For the second year in a row, the pension funds’ real returns appear to have been well above the 3.5% actuarial threshold. Net assets for payment of pension benefits rose by 11.1% in 2013. Although inflows from premiums somewhat exceed the outflows stemming from benefit payments and third-pillar pension savings withdrawals, it appears that the funds’ real returns were quite strong, on average.
Domestic securities holdings increased by 12.5% and foreign securities holdings by 7.9%, according to newly published figures from the Central Bank. Because the pension funds are prohibited from investing new capital abroad, it is clear that their foreign holdings generated handsome returns last year, particularly in view of the appreciation of the ISK during the period.
The Treasury’s largest creditors
The pension funds own about 243 b.kr. worth of outstanding Treasury bonds, according to Government Debt Management (GDM), and thereby represent the Treasury’s largest single creditor group. As of December, their Treasury bonds accounted for 11.9% of their net assets for payment of benefits, and municipal bonds accounted for another 2.9%. But these two pale in comparison with Housing Financing Fund (HFF) bonds, which totalled 23% of net assets for payment of benefits. Housing-related bonds of all types – Housing Bonds, Housing Authority Bonds, and HFF bonds – accounted for nearly a fourth of net assets. As a result, the pension funds have a large stake in seeing the HFF’s problems resolved satisfactorily.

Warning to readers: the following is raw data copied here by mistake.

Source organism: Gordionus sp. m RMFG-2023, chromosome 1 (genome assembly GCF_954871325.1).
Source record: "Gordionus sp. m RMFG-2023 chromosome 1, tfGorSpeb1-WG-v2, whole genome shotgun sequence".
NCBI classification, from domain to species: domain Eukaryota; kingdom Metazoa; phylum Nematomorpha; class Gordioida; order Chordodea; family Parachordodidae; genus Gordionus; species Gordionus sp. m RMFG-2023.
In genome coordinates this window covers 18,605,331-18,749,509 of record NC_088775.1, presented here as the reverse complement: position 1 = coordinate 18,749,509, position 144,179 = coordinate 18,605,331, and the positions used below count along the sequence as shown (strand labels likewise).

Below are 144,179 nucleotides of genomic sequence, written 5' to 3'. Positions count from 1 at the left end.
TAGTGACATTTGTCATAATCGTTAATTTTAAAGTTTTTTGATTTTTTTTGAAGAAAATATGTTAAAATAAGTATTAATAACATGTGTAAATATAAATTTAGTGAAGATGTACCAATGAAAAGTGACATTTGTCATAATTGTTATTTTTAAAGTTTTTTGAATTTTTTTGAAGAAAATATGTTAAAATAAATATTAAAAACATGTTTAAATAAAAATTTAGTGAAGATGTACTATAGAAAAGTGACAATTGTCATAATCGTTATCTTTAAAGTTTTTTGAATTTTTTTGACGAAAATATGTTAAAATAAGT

In comparison with other bond categories, the share of bank bonds has risen most, nearly doubling, although bank bonds still account for only 1.2% of net assets for payment of pension benefits. But the bonds issued by the banks constitute only a portion of their borrowing, as deposits are included with total borrowings.
Sharp rise in domestic equity securities holdings
In ISK terms, the pension funds’ equity securities holdings grew 60% year-on-year, whereas ISB Research’s K-90 index has risen 37% in the past year. The pension funds surely realised some profits upon the listing of TM and N1, as they were large owners before the two companies joined the exchange and their purchases much smaller than the above-mentioned increase suggests. According to our most recent estimate, the pension funds now hold 36.8% of listed equities.
Domestic shares and mutual funds now account for 11.5% of their net assets for payment of pension benefits, while foreign equities and mutual funds account for 20%. Fixed-income securities (bonds and related assets) account for 56.8%.